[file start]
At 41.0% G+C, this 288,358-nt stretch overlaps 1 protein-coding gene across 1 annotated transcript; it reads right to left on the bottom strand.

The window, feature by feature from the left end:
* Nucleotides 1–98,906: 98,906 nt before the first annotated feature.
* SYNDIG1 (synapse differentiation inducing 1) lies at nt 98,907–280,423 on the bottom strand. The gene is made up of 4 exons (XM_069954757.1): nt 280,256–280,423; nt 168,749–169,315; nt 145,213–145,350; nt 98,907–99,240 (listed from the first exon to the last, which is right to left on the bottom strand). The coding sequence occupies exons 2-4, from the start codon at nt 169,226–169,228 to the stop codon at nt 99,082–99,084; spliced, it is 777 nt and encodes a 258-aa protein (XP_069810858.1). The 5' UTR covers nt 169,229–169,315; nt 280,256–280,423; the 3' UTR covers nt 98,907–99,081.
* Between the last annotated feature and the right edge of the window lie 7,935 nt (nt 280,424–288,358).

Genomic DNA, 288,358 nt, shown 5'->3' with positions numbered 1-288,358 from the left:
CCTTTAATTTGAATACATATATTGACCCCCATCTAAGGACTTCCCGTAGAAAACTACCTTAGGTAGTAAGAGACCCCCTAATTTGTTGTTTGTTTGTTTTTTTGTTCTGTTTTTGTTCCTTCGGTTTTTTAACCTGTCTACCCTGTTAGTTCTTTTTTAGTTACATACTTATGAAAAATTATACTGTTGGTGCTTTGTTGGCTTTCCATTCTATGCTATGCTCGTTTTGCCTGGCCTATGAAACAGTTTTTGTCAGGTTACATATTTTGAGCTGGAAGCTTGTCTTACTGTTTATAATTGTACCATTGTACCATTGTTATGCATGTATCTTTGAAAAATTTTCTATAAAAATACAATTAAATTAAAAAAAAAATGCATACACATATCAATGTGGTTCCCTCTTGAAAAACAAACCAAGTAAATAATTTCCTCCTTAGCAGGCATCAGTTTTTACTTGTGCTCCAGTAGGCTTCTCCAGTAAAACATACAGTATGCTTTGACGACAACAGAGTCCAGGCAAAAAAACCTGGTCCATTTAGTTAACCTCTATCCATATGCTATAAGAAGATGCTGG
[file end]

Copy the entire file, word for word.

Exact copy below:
At 41.0% G+C, this 288,358-nt stretch overlaps 1 protein-coding gene across 1 annotated transcript; it reads right to left on the bottom strand.

The window, feature by feature from the left end:
* Nucleotides 1–98,906: 98,906 nt before the first annotated feature.
* SYNDIG1 (synapse differentiation inducing 1) lies at nt 98,907–280,423 on the bottom strand. The gene is made up of 4 exons (XM_069954757.1): nt 280,256–280,423; nt 168,749–169,315; nt 145,213–145,350; nt 98,907–99,240 (listed from the first exon to the last, which is right to left on the bottom strand). The coding sequence occupies exons 2-4, from the start codon at nt 169,226–169,228 to the stop codon at nt 99,082–99,084; spliced, it is 777 nt and encodes a 258-aa protein (XP_069810858.1). The 5' UTR covers nt 169,229–169,315; nt 280,256–280,423; the 3' UTR covers nt 98,907–99,081.
* Between the last annotated feature and the right edge of the window lie 7,935 nt (nt 280,424–288,358).

Genomic DNA, 288,358 nt, shown 5'->3' with positions numbered 1-288,358 from the left:
CCTTTAATTTGAATACATATATTGACCCCCATCTAAGGACTTCCCGTAGAAAACTACCTTAGGTAGTAAGAGACCCCCTAATTTGTTGTTTGTTTGTTTTTTTGTTCTGTTTTTGTTCCTTCGGTTTTTTAACCTGTCTACCCTGTTAGTTCTTTTTTAGTTACATACTTATGAAAAATTATACTGTTGGTGCTTTGTTGGCTTTCCATTCTATGCTATGCTCGTTTTGCCTGGCCTATGAAACAGTTTTTGTCAGGTTACATATTTTGAGCTGGAAGCTTGTCTTACTGTTTATAATTGTACCATTGTACCATTGTTATGCATGTATCTTTGAAAAATTTTCTATAAAAATACAATTAAATTAAAAAAAAAATGCATACACATATCAATGTGGTTCCCTCTTGAAAAACAAACCAAGTAAATAATTTCCTCCTTAGCAGGCATCAGTTTTTACTTGTGCTCCAGTAGGCTTCTCCAGTAAAACATACAGTATGCTTTGACGACAACAGAGTCCAGGCAAAAAAACCTGGTCCATTTAGTTAACCTCTATCCATATGCTATAAGAAGATGCTGG